Specialists say that the behaviors of children with ADHD are those of ‘normal’ children; however, they suggest that a child with ADHD differs because their behaviors are more severe and occur more often. To add to their severe and constant behavioral issues they must have six or more of the following symptoms: Inattention – a) Easily distracted, forgetful, switch from one activity to another b) Difficulty focusing on one thing c) Bored with tasks after only a few minutes d) Difficulty focusing attention on organization and completing tasks (i.e. homework, etc.) as well as learning new tasks e) Appears to have difficulty listening, daydreaming, no focus, moving slowly f) Difficulty processing information quickly g) Inability to follow instruction Hyperactivity – a) Fidget, can’t be still b) Talkative c) Very playful, 'busy', not able to be still d) Difficulty with quiet tasks/activities Impulsivity – a) Very impatient b) No restraint with regard to emotions or verbal communication, does not consider consequences c) Inconsiderate to others Treatment for ADHD often includes medication, psychotherapy, education or training, or a combination of treatments. It has been proven that many of the symptoms can be relieved, but there is no cure for the disorder; individuals can be successful and lead productive lives. There is a long list of common medications many of them are stimulants and have a calming effect on children with ADHD. A few of the more common stimulants are Adderall, Concerta, Dexedrine, and Ritalin; each used with the hopes of reducing a child’s hyperactivity and impulsivity and improving their ability to focus, work and learn, and improving their physical coordination. Now, I’ve shared the opinions of the “professionals” now I am going to share my opinion; which I believe to be professional considering I’ve spent a great number of years working with youth who have been diagnosed as having ADHD amongst other disorders. The information that I share with you going forward will only make sense to you if you have an open mind.
Let me start by saying that through my research I have learned that most researchers agree that there has been an increase in the number of children being diagnosed and medicated; a few psychiatrists go as far as to admit that there is in fact an issue with overmedicating. What I find most interesting about this whole thing is that there are several disorders that have similar symptoms when compared to ADHD, for example, Post-Traumatic Stress Disorder (PTSD). Some of the symptoms of PTSD include agitated behavior, acting out, outbursts, impatience, impulsiveness, difficulty concentrating, and a decrease in the ability to socialize. Sound familiar? Could a child experiencing these symptoms be suffering from ADHD? I have another question for you. What do you consider a ‘normal’ child’s behavior? A ‘busy body’, always climbing and jumping around; not able to sit for more than three minutes without squirming? Running around, possibly moving in a way to cause concern about their safety (falling, etc.)? Having difficulties playing with other children their age; maybe a little selfish or stubborn, don’t want to share? A tendency to be loud, sometimes the loudest one in the group? Extra friendly to strangers; a bit ‘too’ outgoing? Not afraid of much; somewhat of a daredevil personality? The inability to focus on more than one thing at a time; losing focus or showing little or no interest after a few minutes on one project/activity? I have three children and honestly, they all had at least six of these symptoms at one point in their young lives, and my sons even more so than my daughter. Did you know in the 1970s, prior to medication, children were being treated with behavioral therapy? Over the past several years, clinical researchers have suggested that stimulant medications may help children focus and behave in school, but it does not make a difference in the ‘long-term’. Apparently, behavioral and cognitive therapy that is focused on reducing impulsivity and reinforcing positive long-term habits can actually replace stimulant treatment in children AND adults. In 2003, there were 7.8% of children in the US diagnosed with ADHD; 9.5% in 2007; 11% in 2011; and currently, 13.6% of children between 12 and 17 years of age. Research questions the ability of drugs; many researchers wonder if they are doing what they were intended to do. Research shows that medication does not improve symptoms of ADHD alone. Alongside medication, one should include opportunities such as behavior management skills, emotional development/management skills, and improve the areas where they are lacking strength (i.e., learn good studying habits to do better in school). Another very important thing to consider is that children with behavioral and emotional issues tend to have parents that are stressed out as they try and cope with their children’s difficulties. Research indicates that parents who learn to deal with their child’s behaviors or emotional problems will find that their children can also cope better and therefore behave and adjust accordingly. Unfortunately, children who become easily excitable, boisterous, or disobedient are often described as hyperactive; a list of the behaviors that most commonly cause conflict or disturbance. By diagnosing a child with ADHD, the blame for the undesirable behavior becomes the fault of the child. In many cases, the other aspects of the child’s life are overlooked but could reveal other reasons as to why the child is restless or disobedient. It is easier to place the blame on the child's perceived faulty brain than it is to ‘dig in’ and get down to the real root of the problem. Once the diagnosis has been established, there is no need to look for making improvements in the environment, eating habits, and so on. By medicating the child, the result is a more compliant or submissive child, but it is only a temporary ‘fix’ to what could be a permanent problem. There are alternatives to helping a child that may have the symptoms some consider ADHD. Alternative 1: There are many natural remedies; most health food stores carry various supplements that can decrease and even eliminate ADHD behavior. Most of the supplements claim the same results: a decrease in hyperactivity, increased attention span, fewer mood swings, and a reduction in impulsiveness and aggression. Parents are drawn to these remedies because there are little if any issues with harmful side effects. Alternative 2: An alternative to (or addition to) prescription drugs and natural remedies is psychotherapy. Behavior modification is a great example of this. It involves direct negative or positive reinforcement of behavioral changes. The child who has difficulty maintaining control might be rewarded by learning to positively adjust some of his behaviors. Even if the child is unsuccessful after trying, he should be rewarded for trying. It is the rewarding of the struggle towards changing the behavior that will encourage the child to continue trying until he is successful in achieving the desired behavior. The therapist should meet with the child and the family with hopes to help them to develop necessary skills to improve with relating to one another. Alternative 3: Other strategies include support groups for children, social skills training groups, and educational specialists. Support groups involving children with ADHD provide an arena to discuss suggestions from both children and adults on how to handle certain issues. This can provide a support group for the child who might feel isolated from other children because of his behavioral issues. While working on issues, the child can form relationships and gain feelings of acceptance. Social skills training groups help children learn how to interact with one another. The therapist provides instruction on appropriate behaviors and the child gets to practice these behaviors in a group. The educational specialist will work with the child on overcoming issues and struggles with relation to school. The specialist will help the child keep track of assignments, books, and papers; time management, develop study skills and writing. In conclusion, there is a tremendous amount of information available to those who are dealing with children who have behavioral and emotional issues. It can be overwhelming and difficult to know if they are making the right choices for the child so here are some important things to consider: a) Seek medical advice from a trusted physician with experience in dealing with children who suffer from behavioral and emotional issues b) Weigh all the facts before deciding on prescription therapies c) Become involved with the people in the child’s life outside of the home (i.e. teachers, etc.) d) Don’t blame yourself or the child e) Discipline is necessary for structure and guidance (within reason) f) Avoid screaming matches – it is counterproductive g) Avoid comparing – what work’s for your neighbor’s child who has ADHA may not work for yours h) Have a support system – join a support group, get family to help, get professional support i) Most importantly….educate yourself Please remember that there is no quick fix on how to handle any child with behavioral and/or emotional problems. The challenges are very real but not impossible to manage. Whatever course of treatment, parents/caregivers should be well informed and comfortable with all decisions concerning the child. Ultimately, it is up to us as adults to think and educate ourselves. Medication is a quick fix, not an overall solution. These children grow up and become adults labeled, medicated, and suffering the consequences of our choices.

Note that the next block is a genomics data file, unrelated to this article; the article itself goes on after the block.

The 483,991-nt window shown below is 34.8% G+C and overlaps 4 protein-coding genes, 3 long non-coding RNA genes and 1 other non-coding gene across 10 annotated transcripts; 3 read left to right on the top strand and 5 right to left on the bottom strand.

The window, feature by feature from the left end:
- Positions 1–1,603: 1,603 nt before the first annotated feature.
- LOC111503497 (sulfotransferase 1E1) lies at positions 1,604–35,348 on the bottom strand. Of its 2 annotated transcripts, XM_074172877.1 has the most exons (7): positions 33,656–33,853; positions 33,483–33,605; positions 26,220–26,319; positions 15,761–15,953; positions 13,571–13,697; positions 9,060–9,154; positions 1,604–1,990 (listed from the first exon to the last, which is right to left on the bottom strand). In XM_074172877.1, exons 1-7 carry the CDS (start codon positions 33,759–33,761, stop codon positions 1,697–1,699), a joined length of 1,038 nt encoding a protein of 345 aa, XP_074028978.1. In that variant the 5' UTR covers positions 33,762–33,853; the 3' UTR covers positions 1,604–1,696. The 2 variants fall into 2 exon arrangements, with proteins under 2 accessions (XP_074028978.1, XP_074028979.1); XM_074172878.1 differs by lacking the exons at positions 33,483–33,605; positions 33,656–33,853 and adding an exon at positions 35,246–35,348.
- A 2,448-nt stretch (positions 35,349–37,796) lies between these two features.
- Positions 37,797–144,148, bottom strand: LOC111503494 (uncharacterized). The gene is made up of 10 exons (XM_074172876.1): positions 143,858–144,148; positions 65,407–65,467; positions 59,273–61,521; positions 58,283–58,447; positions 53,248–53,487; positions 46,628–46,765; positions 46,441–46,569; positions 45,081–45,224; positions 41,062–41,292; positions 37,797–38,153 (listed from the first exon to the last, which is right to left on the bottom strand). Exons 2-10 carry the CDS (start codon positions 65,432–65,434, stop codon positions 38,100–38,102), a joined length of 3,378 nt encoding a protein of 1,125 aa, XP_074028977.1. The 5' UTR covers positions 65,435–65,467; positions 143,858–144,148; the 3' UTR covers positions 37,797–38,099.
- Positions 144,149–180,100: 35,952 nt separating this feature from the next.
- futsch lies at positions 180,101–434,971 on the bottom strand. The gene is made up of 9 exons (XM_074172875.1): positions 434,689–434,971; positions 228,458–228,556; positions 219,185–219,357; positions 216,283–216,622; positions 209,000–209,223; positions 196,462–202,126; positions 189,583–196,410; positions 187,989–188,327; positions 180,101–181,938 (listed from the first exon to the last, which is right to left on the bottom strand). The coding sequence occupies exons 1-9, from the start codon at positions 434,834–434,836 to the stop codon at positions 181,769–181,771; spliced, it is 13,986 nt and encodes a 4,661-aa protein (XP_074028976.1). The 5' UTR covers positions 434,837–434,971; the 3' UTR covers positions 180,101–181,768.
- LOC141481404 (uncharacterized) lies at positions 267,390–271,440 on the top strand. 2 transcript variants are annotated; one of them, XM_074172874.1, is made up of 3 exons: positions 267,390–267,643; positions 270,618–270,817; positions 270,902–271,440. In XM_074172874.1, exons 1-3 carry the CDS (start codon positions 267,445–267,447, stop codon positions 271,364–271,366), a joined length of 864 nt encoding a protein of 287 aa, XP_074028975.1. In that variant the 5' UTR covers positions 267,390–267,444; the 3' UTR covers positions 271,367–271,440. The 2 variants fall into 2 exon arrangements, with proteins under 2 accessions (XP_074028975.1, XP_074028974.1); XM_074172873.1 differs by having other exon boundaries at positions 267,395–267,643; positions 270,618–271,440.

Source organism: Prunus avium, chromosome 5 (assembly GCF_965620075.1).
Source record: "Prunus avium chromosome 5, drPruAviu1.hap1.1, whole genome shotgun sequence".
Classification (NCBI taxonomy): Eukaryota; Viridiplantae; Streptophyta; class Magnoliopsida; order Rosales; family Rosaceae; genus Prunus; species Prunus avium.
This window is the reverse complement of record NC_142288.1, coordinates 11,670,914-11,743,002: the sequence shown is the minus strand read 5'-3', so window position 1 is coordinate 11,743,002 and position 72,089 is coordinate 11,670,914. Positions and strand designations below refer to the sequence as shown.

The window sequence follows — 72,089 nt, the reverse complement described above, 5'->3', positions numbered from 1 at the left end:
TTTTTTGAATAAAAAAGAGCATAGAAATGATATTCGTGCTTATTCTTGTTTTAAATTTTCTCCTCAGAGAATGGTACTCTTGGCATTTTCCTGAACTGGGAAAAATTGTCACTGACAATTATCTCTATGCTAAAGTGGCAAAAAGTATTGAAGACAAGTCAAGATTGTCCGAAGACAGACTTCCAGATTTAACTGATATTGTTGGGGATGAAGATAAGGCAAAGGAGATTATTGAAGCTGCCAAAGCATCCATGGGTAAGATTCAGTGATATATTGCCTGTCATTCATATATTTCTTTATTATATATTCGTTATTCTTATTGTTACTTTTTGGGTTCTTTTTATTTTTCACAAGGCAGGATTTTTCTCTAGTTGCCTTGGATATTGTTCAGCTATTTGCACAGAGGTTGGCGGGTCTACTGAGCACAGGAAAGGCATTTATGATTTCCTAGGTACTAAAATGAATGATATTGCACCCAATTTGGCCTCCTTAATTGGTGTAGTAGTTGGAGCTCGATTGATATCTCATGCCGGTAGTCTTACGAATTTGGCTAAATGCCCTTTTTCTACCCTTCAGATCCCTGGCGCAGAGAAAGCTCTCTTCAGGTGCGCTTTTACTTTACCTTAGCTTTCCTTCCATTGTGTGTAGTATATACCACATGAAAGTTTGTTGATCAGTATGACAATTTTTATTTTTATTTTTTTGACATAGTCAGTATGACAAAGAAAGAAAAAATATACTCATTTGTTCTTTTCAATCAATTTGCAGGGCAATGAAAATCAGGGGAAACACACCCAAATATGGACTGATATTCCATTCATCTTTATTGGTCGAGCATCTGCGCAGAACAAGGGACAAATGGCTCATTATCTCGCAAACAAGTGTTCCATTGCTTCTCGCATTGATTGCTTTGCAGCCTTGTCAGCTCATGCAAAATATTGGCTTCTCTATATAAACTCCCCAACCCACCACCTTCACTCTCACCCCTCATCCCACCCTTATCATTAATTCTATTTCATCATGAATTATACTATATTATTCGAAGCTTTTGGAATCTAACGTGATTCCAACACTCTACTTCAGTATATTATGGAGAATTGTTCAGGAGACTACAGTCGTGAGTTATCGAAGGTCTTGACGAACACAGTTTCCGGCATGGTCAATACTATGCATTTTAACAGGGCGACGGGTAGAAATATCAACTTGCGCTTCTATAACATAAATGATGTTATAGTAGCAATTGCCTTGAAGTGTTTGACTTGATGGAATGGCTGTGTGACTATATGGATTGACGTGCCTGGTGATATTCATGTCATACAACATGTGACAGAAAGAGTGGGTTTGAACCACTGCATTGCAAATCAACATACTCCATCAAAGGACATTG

It takes a village....